After graduating from high school in 1959, Reeves joined a girl group, the Fascinations, went on to co-found the Del-Phis and in 1961 won a major talent contest. “I was invited [she continually stresses the word] to sing at the Twenty Grand club during happy hour, three nights after winning an amateur contest.” She sighs with happiness. “The Lord says ‘Knock on the door and it will be open unto you’ and I was always read to knock. At 21, I had a job at the dry cleaners during the day but while I was singing at nights I was invited to come along for an audition with Motown. And later on, I was invited by Marvin Gaye himself to sing Dancing in The Street.”

She adds, with supreme confidence: “Remember, I knew I could sing from three years old because momma had told me I could.”

Yet, the needle that is stardom, despite Ms Reeves unabashed self-confidence, didn’t drop onto the record straight away. When Reeves showed up at Motown Records, she was put to work in the A&R department as an admin assistant.

Gradually she made her way onto records as a backing singer for the likes of Marvin Gaye, being paid “just five bucks a session.” But one day, opportunity struck when Mary Wells didn’t show up for a recording session. Reeves grabbed the microphone (literally), and the result was I’ll Have to Let Him Go, released under the newly renamed Martha & The Vandellas.

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Yet, that didn’t mean instant fame and success. Or real money. Motown, only recently unionised, would demand that artists be trained in Artist Development. “We were trained in how to represent black people,” says Reeves of the astonishing policy. “And we had to pay for these lessons ourselves.”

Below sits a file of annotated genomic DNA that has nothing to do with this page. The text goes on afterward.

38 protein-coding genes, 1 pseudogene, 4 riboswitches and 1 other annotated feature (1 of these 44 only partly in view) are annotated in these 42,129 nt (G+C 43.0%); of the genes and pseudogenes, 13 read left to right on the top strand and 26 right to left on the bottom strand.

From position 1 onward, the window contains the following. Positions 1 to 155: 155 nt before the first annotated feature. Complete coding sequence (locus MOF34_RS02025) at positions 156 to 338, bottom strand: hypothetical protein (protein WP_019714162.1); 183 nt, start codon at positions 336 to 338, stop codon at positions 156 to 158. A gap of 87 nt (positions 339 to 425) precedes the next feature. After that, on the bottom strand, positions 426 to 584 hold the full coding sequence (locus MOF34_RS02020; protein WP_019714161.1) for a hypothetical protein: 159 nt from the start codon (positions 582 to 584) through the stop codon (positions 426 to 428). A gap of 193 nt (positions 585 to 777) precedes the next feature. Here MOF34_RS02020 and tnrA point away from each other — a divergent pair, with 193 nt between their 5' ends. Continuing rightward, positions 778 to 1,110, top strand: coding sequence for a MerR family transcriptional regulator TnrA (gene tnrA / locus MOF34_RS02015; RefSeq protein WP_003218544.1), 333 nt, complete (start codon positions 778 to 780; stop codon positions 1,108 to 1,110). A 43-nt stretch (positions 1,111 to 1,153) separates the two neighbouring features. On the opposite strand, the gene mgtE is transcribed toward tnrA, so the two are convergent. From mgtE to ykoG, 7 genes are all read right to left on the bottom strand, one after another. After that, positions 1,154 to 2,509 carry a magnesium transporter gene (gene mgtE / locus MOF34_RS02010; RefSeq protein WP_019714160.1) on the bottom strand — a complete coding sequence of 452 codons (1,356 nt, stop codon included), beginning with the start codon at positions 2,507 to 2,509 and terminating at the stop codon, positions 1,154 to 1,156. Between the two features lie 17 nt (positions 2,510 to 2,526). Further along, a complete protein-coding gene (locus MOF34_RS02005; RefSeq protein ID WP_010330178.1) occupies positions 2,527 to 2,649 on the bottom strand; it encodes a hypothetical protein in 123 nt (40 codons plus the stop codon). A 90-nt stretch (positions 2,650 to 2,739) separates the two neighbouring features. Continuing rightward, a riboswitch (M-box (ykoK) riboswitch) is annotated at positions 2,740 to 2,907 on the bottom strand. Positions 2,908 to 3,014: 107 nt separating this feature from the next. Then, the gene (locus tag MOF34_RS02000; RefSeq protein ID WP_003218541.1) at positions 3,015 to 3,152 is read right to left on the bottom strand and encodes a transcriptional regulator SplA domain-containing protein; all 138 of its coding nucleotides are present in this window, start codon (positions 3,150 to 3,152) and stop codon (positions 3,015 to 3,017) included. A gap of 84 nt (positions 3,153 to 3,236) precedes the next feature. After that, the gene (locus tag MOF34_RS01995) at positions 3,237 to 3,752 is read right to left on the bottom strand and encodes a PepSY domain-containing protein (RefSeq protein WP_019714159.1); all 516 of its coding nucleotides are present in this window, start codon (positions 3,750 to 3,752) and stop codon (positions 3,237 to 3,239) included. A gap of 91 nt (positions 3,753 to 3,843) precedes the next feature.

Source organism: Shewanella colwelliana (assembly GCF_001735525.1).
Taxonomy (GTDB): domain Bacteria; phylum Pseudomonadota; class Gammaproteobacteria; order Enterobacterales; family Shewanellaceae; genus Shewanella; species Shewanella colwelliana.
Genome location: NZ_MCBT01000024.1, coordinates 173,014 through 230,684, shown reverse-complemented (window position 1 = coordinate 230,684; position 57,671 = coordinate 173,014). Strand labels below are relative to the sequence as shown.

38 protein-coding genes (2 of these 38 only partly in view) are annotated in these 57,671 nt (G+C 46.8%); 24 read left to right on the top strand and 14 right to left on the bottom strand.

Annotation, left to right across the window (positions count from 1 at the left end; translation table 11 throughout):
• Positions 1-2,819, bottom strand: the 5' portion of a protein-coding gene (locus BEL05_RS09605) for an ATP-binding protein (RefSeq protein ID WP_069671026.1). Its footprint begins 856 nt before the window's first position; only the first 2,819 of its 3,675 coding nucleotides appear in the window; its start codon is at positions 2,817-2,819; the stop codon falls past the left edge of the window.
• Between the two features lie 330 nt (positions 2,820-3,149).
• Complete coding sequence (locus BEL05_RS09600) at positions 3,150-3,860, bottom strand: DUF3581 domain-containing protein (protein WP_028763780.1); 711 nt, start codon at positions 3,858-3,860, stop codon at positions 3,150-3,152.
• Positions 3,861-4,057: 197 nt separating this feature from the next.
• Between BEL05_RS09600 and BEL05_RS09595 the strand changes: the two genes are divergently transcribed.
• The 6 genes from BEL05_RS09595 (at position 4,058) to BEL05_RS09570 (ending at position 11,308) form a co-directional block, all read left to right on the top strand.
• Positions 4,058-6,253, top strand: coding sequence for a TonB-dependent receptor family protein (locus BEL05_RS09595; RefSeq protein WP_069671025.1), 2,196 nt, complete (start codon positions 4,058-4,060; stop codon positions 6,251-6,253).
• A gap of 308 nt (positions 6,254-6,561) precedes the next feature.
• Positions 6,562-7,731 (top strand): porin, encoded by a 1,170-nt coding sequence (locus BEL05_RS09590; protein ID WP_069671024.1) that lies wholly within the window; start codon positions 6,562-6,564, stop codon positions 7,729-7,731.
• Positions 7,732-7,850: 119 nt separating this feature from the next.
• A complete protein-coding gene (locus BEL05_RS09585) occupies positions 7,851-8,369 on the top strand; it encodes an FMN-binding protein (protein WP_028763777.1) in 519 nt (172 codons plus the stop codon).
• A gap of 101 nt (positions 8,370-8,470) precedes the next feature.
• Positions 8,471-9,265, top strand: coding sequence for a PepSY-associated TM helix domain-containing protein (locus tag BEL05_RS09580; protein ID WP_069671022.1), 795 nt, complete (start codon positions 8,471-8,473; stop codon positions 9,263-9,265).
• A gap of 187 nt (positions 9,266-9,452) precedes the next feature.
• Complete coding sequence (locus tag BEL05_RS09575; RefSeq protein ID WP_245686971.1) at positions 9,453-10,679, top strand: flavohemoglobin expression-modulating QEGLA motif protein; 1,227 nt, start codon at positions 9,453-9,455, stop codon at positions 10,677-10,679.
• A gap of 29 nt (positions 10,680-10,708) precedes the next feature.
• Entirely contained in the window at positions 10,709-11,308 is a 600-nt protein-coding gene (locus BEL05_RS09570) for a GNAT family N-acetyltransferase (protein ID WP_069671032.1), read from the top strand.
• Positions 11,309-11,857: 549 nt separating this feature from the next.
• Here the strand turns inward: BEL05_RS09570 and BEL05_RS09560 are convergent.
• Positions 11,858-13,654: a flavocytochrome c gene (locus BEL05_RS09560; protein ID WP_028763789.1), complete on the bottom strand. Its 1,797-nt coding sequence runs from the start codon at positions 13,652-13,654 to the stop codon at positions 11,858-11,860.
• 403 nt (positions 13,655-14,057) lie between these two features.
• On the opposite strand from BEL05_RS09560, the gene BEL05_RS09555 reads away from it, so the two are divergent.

Motown also insisted the artistes pay for singing lessons, and part of the production costs of a record. However, Reeves happily put up with all of this; her immediate goal was to join the Motown hitmaker’s tour bus as it took its acts, including Gaye, Smokey Robinson, Stevie Wonder and Diana Ross, across the nation.

The Motown ethos was about selling records via integration. About avoiding confrontation. “The boss, Berry Gordy, insisted, for example, that the lyrics were always about love and unity. But at times there was confrontation. “I can remember Smokey one night in Alabama had to deal with security guys with baseball bats who were ready to hit anyone in the audience [segregated, whites on one side of the hall, blacks on the other] who would get up and dance and had to make a plea for sanity to prevail. Robinson won them over, they stepped back, and the audience danced.”

But what of this music world of male supremacy? Was sexism rampant? “Well, I don’t have a MeToo moment to recall. The performers in the Motown revue show all loved each other. And it was known that Diana had a baby with Berry, but all of us didn’t sleep with him. He was with her.”

Gradually, Reeves piled on the hits, and she became one of Motown’s top performers, with songs such as Heat Wave, Nowhere to Run and Jimmy Mack. “We were able to bring our love to the UK with the Motown revue, invited onto the Dusty Springfield Show.”

Yet didn’t Berry Gordy insist on Diana Ross fronting the Dusty show rather than Martha Reeves? “Yes, but as I said, Berry had a personal thing with Diana. So, I understood that.”

Reeves is insistent that her time at Motown was special and she’s eternally thankful to Berry Gordy. “I got to sing some of the best tracks ever. The love he gave me was the songs.”

But in 1972, the singer left Motown, then had to sue the company for her share of royalties, which took decades. “What happened was that Motown left Detroit for Los Angeles,” she says in soft, conciliatory voice. “I had remind them I was due the money. But it wasn’t Berry’s fault.”

She smiles: “He was off somewhere spending his money. But I was right to fight for what I was due. And I’ve been getting the royalties ever since. So, thank you!”

What was never reported at the time of Reeves’ massive success was her drug habit, which wrecked her head to the point of a nervous breakdown so severe she had to be institutionalised. Later on, she told the tale as a warning. “I wanted young people who have entered the industry to know that the Devil can appear and introduce you to all sorts of dangers,” she explains.